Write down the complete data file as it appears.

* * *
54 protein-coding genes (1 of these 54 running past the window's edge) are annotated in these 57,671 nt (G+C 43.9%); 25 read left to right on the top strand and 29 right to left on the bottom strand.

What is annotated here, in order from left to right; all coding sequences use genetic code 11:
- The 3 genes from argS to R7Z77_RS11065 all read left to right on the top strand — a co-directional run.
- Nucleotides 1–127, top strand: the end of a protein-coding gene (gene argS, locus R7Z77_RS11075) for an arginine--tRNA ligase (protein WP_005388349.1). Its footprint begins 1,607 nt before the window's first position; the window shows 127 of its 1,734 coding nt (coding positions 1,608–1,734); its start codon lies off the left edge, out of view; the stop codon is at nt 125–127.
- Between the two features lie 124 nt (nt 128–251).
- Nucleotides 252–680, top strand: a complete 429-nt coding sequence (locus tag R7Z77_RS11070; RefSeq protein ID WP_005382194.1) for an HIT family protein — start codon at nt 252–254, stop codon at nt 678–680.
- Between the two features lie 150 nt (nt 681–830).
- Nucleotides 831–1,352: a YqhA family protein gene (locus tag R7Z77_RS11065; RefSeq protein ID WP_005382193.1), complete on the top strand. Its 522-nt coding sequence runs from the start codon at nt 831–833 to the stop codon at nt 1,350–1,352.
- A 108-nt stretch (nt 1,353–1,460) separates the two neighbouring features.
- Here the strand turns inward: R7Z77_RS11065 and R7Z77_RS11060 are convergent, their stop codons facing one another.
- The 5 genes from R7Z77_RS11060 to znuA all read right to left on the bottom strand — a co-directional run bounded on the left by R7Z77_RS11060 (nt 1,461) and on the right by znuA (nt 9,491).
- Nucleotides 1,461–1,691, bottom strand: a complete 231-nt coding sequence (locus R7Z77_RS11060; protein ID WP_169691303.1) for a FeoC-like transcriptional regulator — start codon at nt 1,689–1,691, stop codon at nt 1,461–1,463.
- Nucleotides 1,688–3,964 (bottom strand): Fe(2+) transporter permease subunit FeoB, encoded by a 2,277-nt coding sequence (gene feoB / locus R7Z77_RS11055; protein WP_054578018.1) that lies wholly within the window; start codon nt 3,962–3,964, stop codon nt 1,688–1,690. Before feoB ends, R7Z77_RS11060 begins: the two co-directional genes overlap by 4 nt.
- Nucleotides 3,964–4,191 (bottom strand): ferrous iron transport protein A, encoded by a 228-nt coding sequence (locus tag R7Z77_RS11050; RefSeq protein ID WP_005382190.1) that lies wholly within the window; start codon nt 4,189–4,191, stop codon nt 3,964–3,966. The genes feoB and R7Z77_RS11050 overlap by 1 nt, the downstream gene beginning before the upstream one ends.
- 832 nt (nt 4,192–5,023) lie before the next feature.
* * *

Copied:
54 protein-coding genes (1 of these 54 running past the window's edge) are annotated in these 57,671 nt (G+C 43.9%); 25 read left to right on the top strand and 29 right to left on the bottom strand.

What is annotated here, in order from left to right; all coding sequences use genetic code 11:
- The 3 genes from argS to R7Z77_RS11065 all read left to right on the top strand — a co-directional run.
- Nucleotides 1–127, top strand: the end of a protein-coding gene (gene argS, locus R7Z77_RS11075) for an arginine--tRNA ligase (protein WP_005388349.1). Its footprint begins 1,607 nt before the window's first position; the window shows 127 of its 1,734 coding nt (coding positions 1,608–1,734); its start codon lies off the left edge, out of view; the stop codon is at nt 125–127.
- Between the two features lie 124 nt (nt 128–251).
- Nucleotides 252–680, top strand: a complete 429-nt coding sequence (locus tag R7Z77_RS11070; RefSeq protein ID WP_005382194.1) for an HIT family protein — start codon at nt 252–254, stop codon at nt 678–680.
- Between the two features lie 150 nt (nt 681–830).
- Nucleotides 831–1,352: a YqhA family protein gene (locus tag R7Z77_RS11065; RefSeq protein ID WP_005382193.1), complete on the top strand. Its 522-nt coding sequence runs from the start codon at nt 831–833 to the stop codon at nt 1,350–1,352.
- A 108-nt stretch (nt 1,353–1,460) separates the two neighbouring features.
- Here the strand turns inward: R7Z77_RS11065 and R7Z77_RS11060 are convergent, their stop codons facing one another.
- The 5 genes from R7Z77_RS11060 to znuA all read right to left on the bottom strand — a co-directional run bounded on the left by R7Z77_RS11060 (nt 1,461) and on the right by znuA (nt 9,491).
- Nucleotides 1,461–1,691, bottom strand: a complete 231-nt coding sequence (locus R7Z77_RS11060; protein ID WP_169691303.1) for a FeoC-like transcriptional regulator — start codon at nt 1,689–1,691, stop codon at nt 1,461–1,463.
- Nucleotides 1,688–3,964 (bottom strand): Fe(2+) transporter permease subunit FeoB, encoded by a 2,277-nt coding sequence (gene feoB / locus R7Z77_RS11055; protein WP_054578018.1) that lies wholly within the window; start codon nt 3,962–3,964, stop codon nt 1,688–1,690. Before feoB ends, R7Z77_RS11060 begins: the two co-directional genes overlap by 4 nt.
- Nucleotides 3,964–4,191 (bottom strand): ferrous iron transport protein A, encoded by a 228-nt coding sequence (locus tag R7Z77_RS11050; RefSeq protein ID WP_005382190.1) that lies wholly within the window; start codon nt 4,189–4,191, stop codon nt 3,964–3,966. The genes feoB and R7Z77_RS11050 overlap by 1 nt, the downstream gene beginning before the upstream one ends.
- 832 nt (nt 4,192–5,023) lie before the next feature.